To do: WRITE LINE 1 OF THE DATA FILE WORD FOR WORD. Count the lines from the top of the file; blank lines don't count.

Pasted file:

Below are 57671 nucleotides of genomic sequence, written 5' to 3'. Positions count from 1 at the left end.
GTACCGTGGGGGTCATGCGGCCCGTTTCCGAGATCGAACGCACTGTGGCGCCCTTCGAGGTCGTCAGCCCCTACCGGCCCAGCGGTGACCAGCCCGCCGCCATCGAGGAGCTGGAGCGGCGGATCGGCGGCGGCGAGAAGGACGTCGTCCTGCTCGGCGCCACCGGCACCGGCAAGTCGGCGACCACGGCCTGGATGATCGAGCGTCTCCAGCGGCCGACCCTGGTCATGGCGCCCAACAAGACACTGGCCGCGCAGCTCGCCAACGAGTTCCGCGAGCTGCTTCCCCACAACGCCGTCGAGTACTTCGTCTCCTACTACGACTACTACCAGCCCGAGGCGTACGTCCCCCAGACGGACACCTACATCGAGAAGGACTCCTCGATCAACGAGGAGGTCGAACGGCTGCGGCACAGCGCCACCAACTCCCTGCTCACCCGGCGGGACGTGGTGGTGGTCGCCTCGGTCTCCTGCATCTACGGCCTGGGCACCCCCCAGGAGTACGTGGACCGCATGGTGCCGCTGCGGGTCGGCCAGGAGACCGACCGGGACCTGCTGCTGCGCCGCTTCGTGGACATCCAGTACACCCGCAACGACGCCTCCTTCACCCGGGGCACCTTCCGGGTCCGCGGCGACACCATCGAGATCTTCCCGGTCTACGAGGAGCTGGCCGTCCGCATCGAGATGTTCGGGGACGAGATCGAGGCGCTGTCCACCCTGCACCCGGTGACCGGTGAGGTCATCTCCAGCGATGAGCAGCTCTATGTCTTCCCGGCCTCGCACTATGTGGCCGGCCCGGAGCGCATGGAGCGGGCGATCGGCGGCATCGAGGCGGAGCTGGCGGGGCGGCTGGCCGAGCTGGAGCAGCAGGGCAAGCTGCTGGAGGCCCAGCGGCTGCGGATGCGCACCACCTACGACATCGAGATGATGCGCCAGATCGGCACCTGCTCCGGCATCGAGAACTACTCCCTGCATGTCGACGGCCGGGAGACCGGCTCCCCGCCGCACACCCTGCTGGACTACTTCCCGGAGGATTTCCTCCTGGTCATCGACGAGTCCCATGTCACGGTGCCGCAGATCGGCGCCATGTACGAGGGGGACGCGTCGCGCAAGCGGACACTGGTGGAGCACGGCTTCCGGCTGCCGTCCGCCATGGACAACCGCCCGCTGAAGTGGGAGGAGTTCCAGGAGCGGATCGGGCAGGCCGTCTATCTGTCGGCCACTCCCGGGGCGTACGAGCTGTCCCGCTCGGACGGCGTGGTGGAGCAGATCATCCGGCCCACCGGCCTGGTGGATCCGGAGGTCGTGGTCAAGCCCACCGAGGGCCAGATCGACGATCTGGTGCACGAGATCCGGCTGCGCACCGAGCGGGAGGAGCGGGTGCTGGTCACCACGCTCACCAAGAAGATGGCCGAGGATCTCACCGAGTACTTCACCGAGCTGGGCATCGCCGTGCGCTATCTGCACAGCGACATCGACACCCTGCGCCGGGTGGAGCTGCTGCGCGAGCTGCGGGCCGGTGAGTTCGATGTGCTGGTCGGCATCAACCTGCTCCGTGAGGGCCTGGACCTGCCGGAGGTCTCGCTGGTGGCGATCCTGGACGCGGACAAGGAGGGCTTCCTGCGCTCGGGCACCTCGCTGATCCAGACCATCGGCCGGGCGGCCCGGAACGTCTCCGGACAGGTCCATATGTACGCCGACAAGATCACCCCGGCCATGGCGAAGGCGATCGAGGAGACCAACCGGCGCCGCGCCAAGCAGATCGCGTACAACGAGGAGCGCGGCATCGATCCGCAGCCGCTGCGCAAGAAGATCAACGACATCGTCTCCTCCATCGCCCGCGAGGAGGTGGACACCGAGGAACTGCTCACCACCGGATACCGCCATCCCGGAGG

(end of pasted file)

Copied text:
Below are 57671 nucleotides of genomic sequence, written 5' to 3'. Positions count from 1 at the left end.